June 13, 2021 at 2:46 pm #1008318
Has anyone else noticed that West Seattle roads are under constant construction, with inordinately long project timelines? Holden and Delridge have been under construction for all of COVID now. That, and during a time when the bridge is closed so that area already relies on heavier traffic than normal. And then, before that is completed there is construction up that hill to add speed bumps- speed bumps of all things. And then there is the construction north of that prohibiting entrance to Delridge by Cloverdale and just north of that is more construction to turn onto Barton. All of these are now taking months.
With this kind of road work, I would honestly rather not have road work at all for a year. Why is it so hard to get construction bids for projects, with clear timelines, and then charge the construction company if they go vastly over in time or resources? Perhaps I am not understanding something, and if so I’d love to hear. Every other area I’ve lived in (about a dozen now) have not had anywhere near these kinds of problems with roadwork. I can only assume it’s a criminal misuse or mismanagement of public funds.
I have seen some similar threads with some weak responses like the fact that hours are more limited during COVID or labor is more difficult or individual explanations of having to redo work done already. But when this occurs repeatedly, for years, what explanation is there really for this? And what recourse do we have to end this?June 15, 2021 at 8:30 am #1008445
When would be convenient for you for the city to maintain its roads? Often road work is scheduled to create the least disruption but there are times and project scopes where impact is unavoidable. In these cases mitigation happens but those options are often limited.
Many of the projects have complex scopes that require work beyond the surface and many of the projects that are primarily performed on the surface require extensive prep prior to the final pours of concrete or asphalt. By not performing those preparatory tasks and not pouring when conditions are good leads to repairs on that new work sooner.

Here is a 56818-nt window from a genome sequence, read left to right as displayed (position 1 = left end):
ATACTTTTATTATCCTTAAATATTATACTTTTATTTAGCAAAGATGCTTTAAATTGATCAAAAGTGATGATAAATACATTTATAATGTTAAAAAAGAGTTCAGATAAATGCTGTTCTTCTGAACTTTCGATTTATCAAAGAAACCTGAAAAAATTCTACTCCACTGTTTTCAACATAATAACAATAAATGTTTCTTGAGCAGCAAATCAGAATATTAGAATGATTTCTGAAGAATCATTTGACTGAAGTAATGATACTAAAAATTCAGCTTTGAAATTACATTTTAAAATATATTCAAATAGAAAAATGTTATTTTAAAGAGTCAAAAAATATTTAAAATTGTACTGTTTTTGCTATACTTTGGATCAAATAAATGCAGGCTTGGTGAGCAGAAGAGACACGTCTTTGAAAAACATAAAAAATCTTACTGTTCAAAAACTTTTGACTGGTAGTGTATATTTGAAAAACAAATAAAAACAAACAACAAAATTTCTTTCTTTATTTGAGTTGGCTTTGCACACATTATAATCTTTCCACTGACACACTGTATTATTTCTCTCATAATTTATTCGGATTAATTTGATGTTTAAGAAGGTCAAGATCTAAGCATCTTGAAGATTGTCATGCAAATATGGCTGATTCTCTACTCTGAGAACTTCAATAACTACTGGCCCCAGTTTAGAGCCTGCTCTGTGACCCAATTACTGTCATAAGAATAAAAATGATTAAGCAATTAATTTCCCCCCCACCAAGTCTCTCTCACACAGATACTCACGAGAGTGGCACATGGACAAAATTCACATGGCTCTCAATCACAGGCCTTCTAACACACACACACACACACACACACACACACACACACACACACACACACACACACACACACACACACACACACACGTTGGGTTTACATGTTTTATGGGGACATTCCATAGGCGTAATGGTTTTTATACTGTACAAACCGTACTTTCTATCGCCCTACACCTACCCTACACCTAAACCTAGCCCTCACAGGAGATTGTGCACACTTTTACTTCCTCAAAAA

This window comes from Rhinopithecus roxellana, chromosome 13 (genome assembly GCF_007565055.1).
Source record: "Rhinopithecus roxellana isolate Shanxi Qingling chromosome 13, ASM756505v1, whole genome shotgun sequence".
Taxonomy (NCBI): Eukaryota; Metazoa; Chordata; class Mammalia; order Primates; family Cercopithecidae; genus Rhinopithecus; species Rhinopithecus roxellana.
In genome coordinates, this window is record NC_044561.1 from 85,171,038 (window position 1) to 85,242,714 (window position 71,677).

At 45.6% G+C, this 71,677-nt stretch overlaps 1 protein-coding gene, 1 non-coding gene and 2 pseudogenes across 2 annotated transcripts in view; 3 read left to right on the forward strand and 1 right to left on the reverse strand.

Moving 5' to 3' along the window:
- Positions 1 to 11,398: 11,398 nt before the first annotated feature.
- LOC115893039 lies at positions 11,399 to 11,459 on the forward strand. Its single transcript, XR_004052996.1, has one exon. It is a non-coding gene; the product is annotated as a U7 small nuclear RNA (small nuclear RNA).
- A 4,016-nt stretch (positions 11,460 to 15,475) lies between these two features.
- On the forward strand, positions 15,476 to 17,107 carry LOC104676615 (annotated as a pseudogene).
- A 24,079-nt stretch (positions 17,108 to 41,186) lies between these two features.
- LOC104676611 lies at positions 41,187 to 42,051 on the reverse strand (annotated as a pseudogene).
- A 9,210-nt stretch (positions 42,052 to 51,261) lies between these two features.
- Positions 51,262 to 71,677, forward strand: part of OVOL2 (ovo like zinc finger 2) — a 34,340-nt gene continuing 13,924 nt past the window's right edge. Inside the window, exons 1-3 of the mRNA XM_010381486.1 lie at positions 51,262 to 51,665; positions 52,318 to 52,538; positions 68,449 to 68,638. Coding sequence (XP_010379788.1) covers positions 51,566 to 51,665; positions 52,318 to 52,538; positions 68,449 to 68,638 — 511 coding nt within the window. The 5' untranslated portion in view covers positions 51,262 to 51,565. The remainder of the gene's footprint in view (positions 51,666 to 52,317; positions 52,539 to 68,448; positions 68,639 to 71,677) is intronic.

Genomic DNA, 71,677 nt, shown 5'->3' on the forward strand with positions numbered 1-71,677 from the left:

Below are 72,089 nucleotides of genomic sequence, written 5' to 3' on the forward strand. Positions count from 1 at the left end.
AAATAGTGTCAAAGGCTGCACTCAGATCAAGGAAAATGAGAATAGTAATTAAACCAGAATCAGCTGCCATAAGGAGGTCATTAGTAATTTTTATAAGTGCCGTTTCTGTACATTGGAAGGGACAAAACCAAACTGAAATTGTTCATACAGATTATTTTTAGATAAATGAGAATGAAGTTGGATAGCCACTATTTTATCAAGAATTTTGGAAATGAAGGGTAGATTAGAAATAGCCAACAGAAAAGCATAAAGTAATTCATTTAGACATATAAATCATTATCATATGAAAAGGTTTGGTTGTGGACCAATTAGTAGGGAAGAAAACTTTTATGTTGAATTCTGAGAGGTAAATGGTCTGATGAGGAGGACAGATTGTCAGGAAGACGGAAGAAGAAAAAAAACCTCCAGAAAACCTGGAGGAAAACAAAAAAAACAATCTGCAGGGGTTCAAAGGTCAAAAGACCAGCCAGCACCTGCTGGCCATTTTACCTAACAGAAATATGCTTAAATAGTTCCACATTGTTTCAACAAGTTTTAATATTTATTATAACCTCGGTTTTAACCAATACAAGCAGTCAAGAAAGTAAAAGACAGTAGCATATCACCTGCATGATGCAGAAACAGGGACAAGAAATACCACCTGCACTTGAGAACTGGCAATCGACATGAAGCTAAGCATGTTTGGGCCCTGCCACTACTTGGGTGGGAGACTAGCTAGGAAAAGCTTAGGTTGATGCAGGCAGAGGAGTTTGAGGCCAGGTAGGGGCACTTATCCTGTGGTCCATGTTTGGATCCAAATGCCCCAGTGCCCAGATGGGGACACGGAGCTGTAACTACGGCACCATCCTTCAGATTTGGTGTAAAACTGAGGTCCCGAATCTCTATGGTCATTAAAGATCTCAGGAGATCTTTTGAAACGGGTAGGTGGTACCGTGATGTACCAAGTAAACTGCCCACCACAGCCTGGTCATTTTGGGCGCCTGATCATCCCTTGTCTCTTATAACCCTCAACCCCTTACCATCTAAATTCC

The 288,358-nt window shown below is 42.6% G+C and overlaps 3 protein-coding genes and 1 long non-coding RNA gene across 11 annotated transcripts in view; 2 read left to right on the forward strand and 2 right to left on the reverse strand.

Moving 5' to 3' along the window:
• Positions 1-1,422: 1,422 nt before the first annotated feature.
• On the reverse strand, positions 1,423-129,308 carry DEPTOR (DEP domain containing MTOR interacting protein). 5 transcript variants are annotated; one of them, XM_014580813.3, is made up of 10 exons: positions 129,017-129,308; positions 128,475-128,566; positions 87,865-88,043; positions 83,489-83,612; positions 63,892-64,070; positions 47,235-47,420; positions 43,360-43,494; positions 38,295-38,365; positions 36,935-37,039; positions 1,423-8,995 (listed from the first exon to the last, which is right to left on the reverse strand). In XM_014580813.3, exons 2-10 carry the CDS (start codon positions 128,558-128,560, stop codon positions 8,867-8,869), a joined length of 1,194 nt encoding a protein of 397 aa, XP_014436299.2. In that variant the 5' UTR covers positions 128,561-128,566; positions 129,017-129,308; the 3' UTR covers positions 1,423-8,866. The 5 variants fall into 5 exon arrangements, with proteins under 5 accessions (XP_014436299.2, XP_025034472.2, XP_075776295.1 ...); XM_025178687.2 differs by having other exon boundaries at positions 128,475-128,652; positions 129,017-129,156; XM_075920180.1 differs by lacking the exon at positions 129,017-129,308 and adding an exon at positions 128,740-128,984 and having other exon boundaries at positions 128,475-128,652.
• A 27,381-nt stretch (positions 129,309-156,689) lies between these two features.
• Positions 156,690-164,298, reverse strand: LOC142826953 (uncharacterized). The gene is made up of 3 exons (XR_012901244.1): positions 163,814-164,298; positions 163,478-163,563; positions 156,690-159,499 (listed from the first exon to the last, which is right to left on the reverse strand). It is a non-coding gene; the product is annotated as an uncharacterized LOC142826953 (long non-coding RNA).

Construction bids are made with certain assumptions and based on provided information. If there are issues discovered during that construction it’s possible that a reassessment of the engineering and associated costs may come into play, which is reasonable. Example may be poor soil conditions for soil compaction requiring additives or other solutions, utilities or other underground systems that were unknown due to age or 3rd party installations, etc. It would be very unreasonable to require a contractor to bid work and eat those unanticipated and unforeseen costs, especially on a low bid lump sum basis. That said, when contractors screw the pooch the may be subject to contractual penalties called “liquidated damages”. Often these are pecuniary in nature and are cumulative on a daily basis. In some contracts they are also substantial.
There is a labor shortage. Also, we have an entire generation that believes that physical labor is beneath them. I see it all the time in hiring and work performance. Much of this is due to HS counselors, for the last 20-25 years or so saying that the only options for students is college or the military. Vocational education has been cut, social pressure to get that degree, and no real understanding of the value of the trades and now those chickens are coming home to roost (which is great for my pay). It has also led to a glut in college graduates which has driven down the value of that degree in the job market. This creates a wicked double whammy effect (technical term) of broke young-uns complaining that good paying jobs just don’t exist even though they are literally everywhere if you’re willing to get dirty and, of course, start at the bottom.
So, in short, too much work, too few workers, a shortage in raw materials, and, perhaps, poor planning, leads to this lag in completion which is inconvenient for you. Oh, and that if we don’t repair roads when there are first issues then it leads to larger issues and more expensive and time consuming repairs.
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